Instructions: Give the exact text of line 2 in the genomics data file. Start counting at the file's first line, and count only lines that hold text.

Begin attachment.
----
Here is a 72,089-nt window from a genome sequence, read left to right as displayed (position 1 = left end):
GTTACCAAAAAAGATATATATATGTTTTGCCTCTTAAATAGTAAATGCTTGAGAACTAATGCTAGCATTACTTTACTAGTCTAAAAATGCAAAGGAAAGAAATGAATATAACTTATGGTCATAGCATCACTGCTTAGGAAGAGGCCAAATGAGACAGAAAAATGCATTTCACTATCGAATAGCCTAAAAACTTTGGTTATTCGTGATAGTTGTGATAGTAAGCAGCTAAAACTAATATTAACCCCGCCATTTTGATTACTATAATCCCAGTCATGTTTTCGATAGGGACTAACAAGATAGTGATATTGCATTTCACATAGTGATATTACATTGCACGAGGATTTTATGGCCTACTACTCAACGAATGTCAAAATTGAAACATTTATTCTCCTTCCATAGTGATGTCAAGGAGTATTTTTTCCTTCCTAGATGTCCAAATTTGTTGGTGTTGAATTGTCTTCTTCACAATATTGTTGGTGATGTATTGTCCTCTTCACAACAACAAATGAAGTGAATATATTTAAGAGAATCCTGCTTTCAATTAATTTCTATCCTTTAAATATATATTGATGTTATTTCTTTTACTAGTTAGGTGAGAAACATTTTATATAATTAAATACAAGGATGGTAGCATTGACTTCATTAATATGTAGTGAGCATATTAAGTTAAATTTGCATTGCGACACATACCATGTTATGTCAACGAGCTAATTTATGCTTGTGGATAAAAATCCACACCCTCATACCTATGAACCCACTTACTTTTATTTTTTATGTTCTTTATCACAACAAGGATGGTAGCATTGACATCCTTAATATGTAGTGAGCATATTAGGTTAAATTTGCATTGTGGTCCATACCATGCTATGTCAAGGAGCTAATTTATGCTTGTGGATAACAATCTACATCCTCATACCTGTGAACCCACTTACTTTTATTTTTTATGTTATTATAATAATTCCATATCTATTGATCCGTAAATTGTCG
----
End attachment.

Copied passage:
GTTACCAAAAAAGATATATATATGTTTTGCCTCTTAAATAGTAAATGCTTGAGAACTAATGCTAGCATTACTTTACTAGTCTAAAAATGCAAAGGAAAGAAATGAATATAACTTATGGTCATAGCATCACTGCTTAGGAAGAGGCCAAATGAGACAGAAAAATGCATTTCACTATCGAATAGCCTAAAAACTTTGGTTATTCGTGATAGTTGTGATAGTAAGCAGCTAAAACTAATATTAACCCCGCCATTTTGATTACTATAATCCCAGTCATGTTTTCGATAGGGACTAACAAGATAGTGATATTGCATTTCACATAGTGATATTACATTGCACGAGGATTTTATGGCCTACTACTCAACGAATGTCAAAATTGAAACATTTATTCTCCTTCCATAGTGATGTCAAGGAGTATTTTTTCCTTCCTAGATGTCCAAATTTGTTGGTGTTGAATTGTCTTCTTCACAATATTGTTGGTGATGTATTGTCCTCTTCACAACAACAAATGAAGTGAATATATTTAAGAGAATCCTGCTTTCAATTAATTTCTATCCTTTAAATATATATTGATGTTATTTCTTTTACTAGTTAGGTGAGAAACATTTTATATAATTAAATACAAGGATGGTAGCATTGACTTCATTAATATGTAGTGAGCATATTAAGTTAAATTTGCATTGCGACACATACCATGTTATGTCAACGAGCTAATTTATGCTTGTGGATAAAAATCCACACCCTCATACCTATGAACCCACTTACTTTTATTTTTTATGTTCTTTATCACAACAAGGATGGTAGCATTGACATCCTTAATATGTAGTGAGCATATTAGGTTAAATTTGCATTGTGGTCCATACCATGCTATGTCAAGGAGCTAATTTATGCTTGTGGATAACAATCTACATCCTCATACCTGTGAACCCACTTACTTTTATTTTTTATGTTATTATAATAATTCCATATCTATTGATCCGTAAATTGTCG